You will investigate the debonding behaviour as a function of interface characteristics of the growth wafer and will assess the defectivity generated during the transfer process.
An ever-increasing number of materials are grown at temperatures that are too high for direct material integration in CMOS production lines. Other materials are grown on substrates that are incompatible with CMOS processing (e.g., sapphire). Examples of these materials are 2D materials like graphene or h-BN grown on metal catalysts, or MX2 materials (e.g. MoS2, WS2, WSe2...) grown on SiO2 or sapphire at high temperatures (>>500oC). But the class of materials that can benefit from a layer transfer is much larger than only 2D materials. Other examples are topological insulators (e.g. Bi2Se3 grown by MBE on sapphire), or even III/V materials. A few commercial examples of film transfers exist today. An often-stated example is the laser lift off transfer of stacks like InGaN/GaN grown on sapphire for LED fabrication, but here, very thick (micron sized) layers are usually deposited.
To find a possible integration path for this class of new materials in the semiconductor industry based on layer transfer, it is essential to find pathways to overcome the adhesion between the deposited material and the growth substrate. This might be possible by using laser lift off layers, epitaxial lift off techniques, intercalation effects during or after growth or possibly by electrically changing the Van der Waals force between the deposited material and the growth substrate. Once the material is delaminated from the growth wafer, it needs to be laminated on a target (device) wafer. The interaction of the material with the target wafer often strongly changes the properties of the material itself. The material can become (un)intentionally doped and adhesion values will vary just by laminating it on a different surface. Therefore, it is of prime importance that the interaction between the material and the surrounding is understood. Furthermore, cleaning steps before and after transfer need to be developed in order to achieve the desired properties of the transferred layer (e.g., controlled doping level, specific bandgap, high mobility...). Such pre- and post-transfer cleans are essential to achieve the needed properties of the transferred layer.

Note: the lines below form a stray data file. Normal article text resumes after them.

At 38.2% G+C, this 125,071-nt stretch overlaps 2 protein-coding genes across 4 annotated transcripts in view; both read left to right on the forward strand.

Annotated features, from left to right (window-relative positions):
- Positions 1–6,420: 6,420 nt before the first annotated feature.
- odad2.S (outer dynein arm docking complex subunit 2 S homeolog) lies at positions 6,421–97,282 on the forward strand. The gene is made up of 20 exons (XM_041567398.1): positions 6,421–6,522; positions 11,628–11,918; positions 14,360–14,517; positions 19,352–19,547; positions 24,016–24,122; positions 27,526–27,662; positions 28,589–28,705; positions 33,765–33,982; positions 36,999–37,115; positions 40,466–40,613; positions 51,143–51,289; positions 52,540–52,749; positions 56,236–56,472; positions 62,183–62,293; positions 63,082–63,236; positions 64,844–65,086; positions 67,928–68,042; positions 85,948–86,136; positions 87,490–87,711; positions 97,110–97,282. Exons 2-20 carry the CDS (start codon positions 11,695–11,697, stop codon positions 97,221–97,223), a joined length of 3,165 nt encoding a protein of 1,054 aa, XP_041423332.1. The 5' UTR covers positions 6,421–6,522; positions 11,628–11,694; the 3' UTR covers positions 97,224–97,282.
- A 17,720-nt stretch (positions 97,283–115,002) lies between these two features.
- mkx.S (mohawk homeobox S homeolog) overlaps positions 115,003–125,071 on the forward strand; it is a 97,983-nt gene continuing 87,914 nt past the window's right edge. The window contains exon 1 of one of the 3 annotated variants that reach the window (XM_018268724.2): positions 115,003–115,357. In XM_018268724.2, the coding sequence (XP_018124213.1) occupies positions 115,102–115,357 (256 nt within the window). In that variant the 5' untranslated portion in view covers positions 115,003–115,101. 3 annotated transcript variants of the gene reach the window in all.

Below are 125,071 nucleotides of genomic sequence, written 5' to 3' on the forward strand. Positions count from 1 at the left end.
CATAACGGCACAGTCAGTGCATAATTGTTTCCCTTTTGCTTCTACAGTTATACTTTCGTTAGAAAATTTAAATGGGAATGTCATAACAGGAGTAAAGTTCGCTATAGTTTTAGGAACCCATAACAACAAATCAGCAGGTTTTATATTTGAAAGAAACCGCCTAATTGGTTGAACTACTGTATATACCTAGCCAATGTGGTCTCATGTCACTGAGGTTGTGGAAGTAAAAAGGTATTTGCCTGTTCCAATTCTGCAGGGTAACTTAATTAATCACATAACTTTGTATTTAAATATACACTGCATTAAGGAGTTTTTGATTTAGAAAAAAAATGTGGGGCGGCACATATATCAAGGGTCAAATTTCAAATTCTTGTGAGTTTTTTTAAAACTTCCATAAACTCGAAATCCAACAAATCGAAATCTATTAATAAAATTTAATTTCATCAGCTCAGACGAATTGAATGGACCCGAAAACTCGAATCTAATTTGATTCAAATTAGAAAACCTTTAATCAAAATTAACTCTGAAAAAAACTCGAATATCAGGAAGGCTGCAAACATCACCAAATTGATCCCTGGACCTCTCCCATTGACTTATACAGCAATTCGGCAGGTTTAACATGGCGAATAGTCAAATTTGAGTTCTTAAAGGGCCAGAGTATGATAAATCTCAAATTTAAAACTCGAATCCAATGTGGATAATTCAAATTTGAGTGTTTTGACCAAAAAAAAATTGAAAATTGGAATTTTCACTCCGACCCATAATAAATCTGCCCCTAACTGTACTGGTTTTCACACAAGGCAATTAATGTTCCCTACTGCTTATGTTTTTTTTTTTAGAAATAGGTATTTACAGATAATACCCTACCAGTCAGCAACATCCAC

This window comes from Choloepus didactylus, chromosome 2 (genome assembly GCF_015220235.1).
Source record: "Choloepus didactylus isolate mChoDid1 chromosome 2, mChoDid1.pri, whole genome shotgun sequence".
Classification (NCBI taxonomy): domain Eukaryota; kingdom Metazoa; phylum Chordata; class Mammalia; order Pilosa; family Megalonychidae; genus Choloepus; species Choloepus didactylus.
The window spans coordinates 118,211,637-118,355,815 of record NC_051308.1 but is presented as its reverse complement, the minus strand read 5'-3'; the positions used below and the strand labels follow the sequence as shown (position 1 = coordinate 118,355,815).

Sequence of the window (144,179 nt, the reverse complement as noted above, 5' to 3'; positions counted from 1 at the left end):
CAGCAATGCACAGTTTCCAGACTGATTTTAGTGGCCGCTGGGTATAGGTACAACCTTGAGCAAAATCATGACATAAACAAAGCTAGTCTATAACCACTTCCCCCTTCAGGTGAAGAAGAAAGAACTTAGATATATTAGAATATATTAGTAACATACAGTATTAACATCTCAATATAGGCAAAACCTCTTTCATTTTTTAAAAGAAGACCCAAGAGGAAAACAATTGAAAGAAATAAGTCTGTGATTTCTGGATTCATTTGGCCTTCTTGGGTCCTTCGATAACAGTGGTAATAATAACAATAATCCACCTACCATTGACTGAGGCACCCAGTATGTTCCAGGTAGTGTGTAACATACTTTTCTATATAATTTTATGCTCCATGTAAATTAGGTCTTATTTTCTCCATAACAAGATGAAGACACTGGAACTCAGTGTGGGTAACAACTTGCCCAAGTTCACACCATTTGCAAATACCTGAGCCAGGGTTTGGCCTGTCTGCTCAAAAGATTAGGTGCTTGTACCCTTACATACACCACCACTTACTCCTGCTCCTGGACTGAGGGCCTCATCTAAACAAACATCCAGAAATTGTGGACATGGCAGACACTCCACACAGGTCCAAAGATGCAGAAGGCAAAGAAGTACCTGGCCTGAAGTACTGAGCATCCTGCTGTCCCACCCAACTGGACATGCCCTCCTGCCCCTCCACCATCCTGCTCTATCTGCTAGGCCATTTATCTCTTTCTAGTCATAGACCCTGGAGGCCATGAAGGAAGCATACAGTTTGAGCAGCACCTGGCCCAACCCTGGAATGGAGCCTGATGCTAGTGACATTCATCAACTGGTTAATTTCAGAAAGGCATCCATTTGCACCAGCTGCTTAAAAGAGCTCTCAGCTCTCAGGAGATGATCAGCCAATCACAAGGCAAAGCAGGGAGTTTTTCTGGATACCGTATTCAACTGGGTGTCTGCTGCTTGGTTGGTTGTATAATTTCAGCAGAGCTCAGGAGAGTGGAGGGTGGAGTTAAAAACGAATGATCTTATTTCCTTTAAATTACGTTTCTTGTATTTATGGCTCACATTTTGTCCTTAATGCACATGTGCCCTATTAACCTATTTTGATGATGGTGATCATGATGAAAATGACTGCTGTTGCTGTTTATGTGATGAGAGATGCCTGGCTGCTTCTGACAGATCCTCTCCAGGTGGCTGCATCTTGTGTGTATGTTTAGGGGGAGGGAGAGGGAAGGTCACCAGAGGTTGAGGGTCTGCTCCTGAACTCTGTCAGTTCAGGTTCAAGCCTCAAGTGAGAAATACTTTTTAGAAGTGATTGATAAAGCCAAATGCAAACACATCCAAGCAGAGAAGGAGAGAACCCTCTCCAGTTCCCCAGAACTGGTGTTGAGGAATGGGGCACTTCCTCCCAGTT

What you will do
The transfer of a 2D material at Imec is implemented with a glass carrier wafer, a laser release layer, and a polymer support. A critical bottleneck remains the reliable delamination of the material from the growth wafer. You will investigate the debonding behaviour as a function of interface characteristics of the growth wafer (depending on the growth conditions, intercalation parameters and support layer characteristics) and will assess the defectivity generated during the transfer process. Low temperature (time resolved) photoluminescence might be a good metrology for fast defectivity analysis of MX2 layers. The measured defectivity values will depend on the surroundings of the 2D material, and fundamental understanding will be needed to enable the use of this technique for 2D material transfer quality assessment.
Who you are
To enable and to increase our fundamental understanding of the transfer process, we are looking for a postdoc with a deep knowledge of characterization techniques and a proven track record with thin film transfer.
You will be a member of the Bonding, Transfer and Assembly (BTA) group, but you will also work in close collaboration with the Materials, and Components Analysis (MCA) group to assess defectivity in 2D materials and the Lab team to assess transfer methodologies that are scalable.
This postdoctoral position is funded by imec through KU Leuven. Because of the specific financing statute which targets international mobility for postdocs, only candidates who did not stay or work/study in Belgium for more than 24 months in the past 3 years can be considered for the position (short stays such as holiday, participation in conferences, etc. are not taken into account)